Today we bought a farm. Not “the” farm, “a” farm.

And we don’t quite own it yet, and we actually started the process several weeks earlier, but I want to record the process, so I’m calling the indefinite period of time from then to now “today.”

So we’re now farmers now? Larry doesn’t want to name what we will own a “farm.” Let’s say “property,” then. On Llewellyn Road in Corvallis, Oregon. One hundred and one acres. There are cows grazing on the land, but they are not our cows. A field of grass seed ripens along the road, but it is not our grass seed. These farm-like appendages have been leased from the former owners, and we will see if we continue these relationships.

And what will we call this place? I think it’s like a baby, just born, who will have to wait for its name. Right now, we’re not sure what we’ve gotten ourselves into. Tonight, Larry said “it’s Jane’s place,” and I said No. Please don’t say that. It makes me fear that, in his mind, it’s one more madness I’ve dragged him in to. Maybe it is, but . . .

How to understand what has happened? Start back at the airport in Hawaii after seeing David and Caroline, where, having gone through security and steeled myself for the plane trip home, I suddenly knew that what I was returning to, my gorgeous condo in the Crane, was somehow not home. Home would be a small farmhouse on a country road with an apple tree in the front yard, a covered porch, comfortable old furniture and a real fireplace.

I spent the hours on the plane comforting myself with this fantasy. And for the next weeks, I talked about it, laughing, to friends, maybe to the kids, though I can’t remember that. I did say something to a friend, sitting in a theater for Chicks, and she astonished me by saying she understood. “I’m not home yet, either,” she said.

Of course, I also talked to Larry about my little vision thing. To my surprise, and deep pleasure, he got it. We had, as it happens, long discussed the idea of finding a piece of land somewhere, learning it, restoring it, in a sort of Nature Conservancy paradigm. This is what we might talk about while driving through Oregon landscapes, but don’t imagine we’ll actually execute.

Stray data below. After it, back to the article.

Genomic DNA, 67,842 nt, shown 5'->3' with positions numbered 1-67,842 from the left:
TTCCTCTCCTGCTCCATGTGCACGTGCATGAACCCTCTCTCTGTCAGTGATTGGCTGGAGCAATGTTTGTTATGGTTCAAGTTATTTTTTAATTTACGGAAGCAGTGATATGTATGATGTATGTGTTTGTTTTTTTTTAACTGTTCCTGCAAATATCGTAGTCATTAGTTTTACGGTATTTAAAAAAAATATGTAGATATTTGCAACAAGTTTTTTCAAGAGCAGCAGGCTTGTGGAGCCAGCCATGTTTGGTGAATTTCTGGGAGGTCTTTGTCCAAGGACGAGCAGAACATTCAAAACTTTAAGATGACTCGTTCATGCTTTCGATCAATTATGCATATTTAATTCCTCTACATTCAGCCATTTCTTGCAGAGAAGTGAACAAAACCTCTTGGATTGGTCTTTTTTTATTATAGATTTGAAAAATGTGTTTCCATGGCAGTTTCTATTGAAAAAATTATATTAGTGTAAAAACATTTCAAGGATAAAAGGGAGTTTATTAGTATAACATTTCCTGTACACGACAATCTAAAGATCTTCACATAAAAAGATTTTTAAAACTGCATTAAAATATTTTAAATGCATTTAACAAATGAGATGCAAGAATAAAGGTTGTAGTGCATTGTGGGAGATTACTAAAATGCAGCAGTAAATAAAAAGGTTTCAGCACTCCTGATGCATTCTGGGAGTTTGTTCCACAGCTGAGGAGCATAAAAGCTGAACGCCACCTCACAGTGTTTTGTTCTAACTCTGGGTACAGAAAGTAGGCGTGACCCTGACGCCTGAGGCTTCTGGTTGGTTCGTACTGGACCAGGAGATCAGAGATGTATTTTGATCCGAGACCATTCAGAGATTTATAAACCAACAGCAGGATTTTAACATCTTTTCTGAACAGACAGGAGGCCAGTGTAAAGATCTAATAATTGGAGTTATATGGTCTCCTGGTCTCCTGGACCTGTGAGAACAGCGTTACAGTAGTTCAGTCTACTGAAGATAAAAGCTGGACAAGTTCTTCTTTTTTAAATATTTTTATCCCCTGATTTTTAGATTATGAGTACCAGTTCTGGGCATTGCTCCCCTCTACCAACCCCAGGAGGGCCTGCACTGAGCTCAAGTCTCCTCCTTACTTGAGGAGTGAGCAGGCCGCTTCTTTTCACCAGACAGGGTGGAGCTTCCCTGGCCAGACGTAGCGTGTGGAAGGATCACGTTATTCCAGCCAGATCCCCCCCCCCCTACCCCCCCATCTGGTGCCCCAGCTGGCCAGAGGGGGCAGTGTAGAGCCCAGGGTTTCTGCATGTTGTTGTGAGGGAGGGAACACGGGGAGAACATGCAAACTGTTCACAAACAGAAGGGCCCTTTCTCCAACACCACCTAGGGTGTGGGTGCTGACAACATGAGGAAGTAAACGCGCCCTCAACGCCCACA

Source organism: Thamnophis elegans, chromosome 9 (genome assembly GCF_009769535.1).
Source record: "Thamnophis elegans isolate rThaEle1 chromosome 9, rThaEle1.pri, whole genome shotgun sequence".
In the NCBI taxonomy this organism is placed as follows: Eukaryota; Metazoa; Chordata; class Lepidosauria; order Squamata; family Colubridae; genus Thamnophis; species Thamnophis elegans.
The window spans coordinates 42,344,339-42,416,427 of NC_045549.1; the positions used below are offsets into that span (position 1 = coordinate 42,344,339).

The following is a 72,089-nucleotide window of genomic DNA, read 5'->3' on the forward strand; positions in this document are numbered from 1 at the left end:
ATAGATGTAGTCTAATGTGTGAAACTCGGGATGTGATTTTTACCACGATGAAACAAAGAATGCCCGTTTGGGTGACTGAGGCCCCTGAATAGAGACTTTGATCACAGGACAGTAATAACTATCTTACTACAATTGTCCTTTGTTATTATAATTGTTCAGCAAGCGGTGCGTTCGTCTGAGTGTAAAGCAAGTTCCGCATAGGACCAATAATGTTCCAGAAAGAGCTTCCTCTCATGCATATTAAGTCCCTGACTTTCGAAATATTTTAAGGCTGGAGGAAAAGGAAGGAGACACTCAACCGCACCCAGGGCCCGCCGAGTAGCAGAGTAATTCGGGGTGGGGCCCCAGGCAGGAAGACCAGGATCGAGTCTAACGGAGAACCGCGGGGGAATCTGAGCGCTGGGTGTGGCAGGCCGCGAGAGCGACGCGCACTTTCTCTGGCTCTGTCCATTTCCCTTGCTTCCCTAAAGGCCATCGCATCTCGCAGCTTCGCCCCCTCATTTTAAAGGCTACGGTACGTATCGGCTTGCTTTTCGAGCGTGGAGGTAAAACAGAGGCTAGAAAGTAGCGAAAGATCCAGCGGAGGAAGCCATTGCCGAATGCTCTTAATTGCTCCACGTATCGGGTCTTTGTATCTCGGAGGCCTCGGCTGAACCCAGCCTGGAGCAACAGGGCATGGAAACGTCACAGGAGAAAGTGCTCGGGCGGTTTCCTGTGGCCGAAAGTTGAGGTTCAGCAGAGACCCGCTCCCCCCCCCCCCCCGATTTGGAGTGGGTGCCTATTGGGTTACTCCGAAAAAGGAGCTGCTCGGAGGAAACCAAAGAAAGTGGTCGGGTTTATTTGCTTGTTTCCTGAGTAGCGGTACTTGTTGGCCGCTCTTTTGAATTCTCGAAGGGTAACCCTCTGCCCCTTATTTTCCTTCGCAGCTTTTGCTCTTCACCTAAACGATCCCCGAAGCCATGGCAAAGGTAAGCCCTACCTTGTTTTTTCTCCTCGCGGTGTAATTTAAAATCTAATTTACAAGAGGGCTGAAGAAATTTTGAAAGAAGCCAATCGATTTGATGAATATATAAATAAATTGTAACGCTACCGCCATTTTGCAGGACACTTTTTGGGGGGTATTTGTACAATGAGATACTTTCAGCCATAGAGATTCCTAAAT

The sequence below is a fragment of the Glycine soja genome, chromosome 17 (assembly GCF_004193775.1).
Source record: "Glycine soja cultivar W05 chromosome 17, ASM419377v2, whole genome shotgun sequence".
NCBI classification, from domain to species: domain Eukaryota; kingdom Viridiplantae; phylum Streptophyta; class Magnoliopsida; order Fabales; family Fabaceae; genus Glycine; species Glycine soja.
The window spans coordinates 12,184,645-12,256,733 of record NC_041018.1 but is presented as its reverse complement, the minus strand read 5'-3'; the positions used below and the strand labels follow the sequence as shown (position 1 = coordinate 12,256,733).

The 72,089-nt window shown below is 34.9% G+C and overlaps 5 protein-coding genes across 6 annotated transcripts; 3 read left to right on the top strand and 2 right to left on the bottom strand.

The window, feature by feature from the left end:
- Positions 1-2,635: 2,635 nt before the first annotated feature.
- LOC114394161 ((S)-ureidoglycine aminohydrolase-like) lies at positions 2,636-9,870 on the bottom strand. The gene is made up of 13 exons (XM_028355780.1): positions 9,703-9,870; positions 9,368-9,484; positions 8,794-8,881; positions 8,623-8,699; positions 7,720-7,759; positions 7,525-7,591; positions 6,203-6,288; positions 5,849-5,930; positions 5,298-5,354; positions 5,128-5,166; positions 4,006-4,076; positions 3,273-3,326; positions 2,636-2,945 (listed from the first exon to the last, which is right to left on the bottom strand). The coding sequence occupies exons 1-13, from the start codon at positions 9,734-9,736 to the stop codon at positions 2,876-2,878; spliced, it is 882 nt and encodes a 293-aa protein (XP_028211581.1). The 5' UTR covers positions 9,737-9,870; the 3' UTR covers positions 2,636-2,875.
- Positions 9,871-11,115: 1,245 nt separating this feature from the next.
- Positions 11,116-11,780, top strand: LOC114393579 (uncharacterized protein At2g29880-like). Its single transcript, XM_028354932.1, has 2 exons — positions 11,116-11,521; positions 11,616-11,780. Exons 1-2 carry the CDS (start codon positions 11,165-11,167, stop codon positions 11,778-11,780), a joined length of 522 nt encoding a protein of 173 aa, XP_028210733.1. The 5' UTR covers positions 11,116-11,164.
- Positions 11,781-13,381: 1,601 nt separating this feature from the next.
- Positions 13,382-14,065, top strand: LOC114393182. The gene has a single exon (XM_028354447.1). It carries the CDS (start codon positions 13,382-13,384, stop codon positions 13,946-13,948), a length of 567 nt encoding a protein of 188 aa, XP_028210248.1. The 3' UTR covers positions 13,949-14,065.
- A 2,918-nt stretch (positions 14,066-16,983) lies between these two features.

And let’s face it. We’re pretty old to be leaping into — okay, we’re seventy-four. Each, that is. Seriously? Friend Tommy Thomsen said this what you do in your fifties. But we didn’t, so here we are.

The land, which we have now named The Hundred Acre Wood (plus one), is profoundly beautiful. As I hope you can see from the header photo. Ancient oak trees, grasses. Oh yeah, thistles and blackberries, too. A resident red-tail hawk. A fox! Lots of birds, as yet unidentified. And of course, the cows. There’s a derelict house on the property, which will have to be torn down (Will has begged us to wait until he can be there to watch).

My intention is to record this adventure as it happens, but I’ll have to warp time a little to bring the events up to the present. This is my first blog on a new site, new manager, and I’m not sure how it will look. I just clicked “preview” in order to proof read, and the header photo did not appear. Will it show up when I check “publish?” We’ll see.

Next issue: We try to plant stakes and meet the cows.

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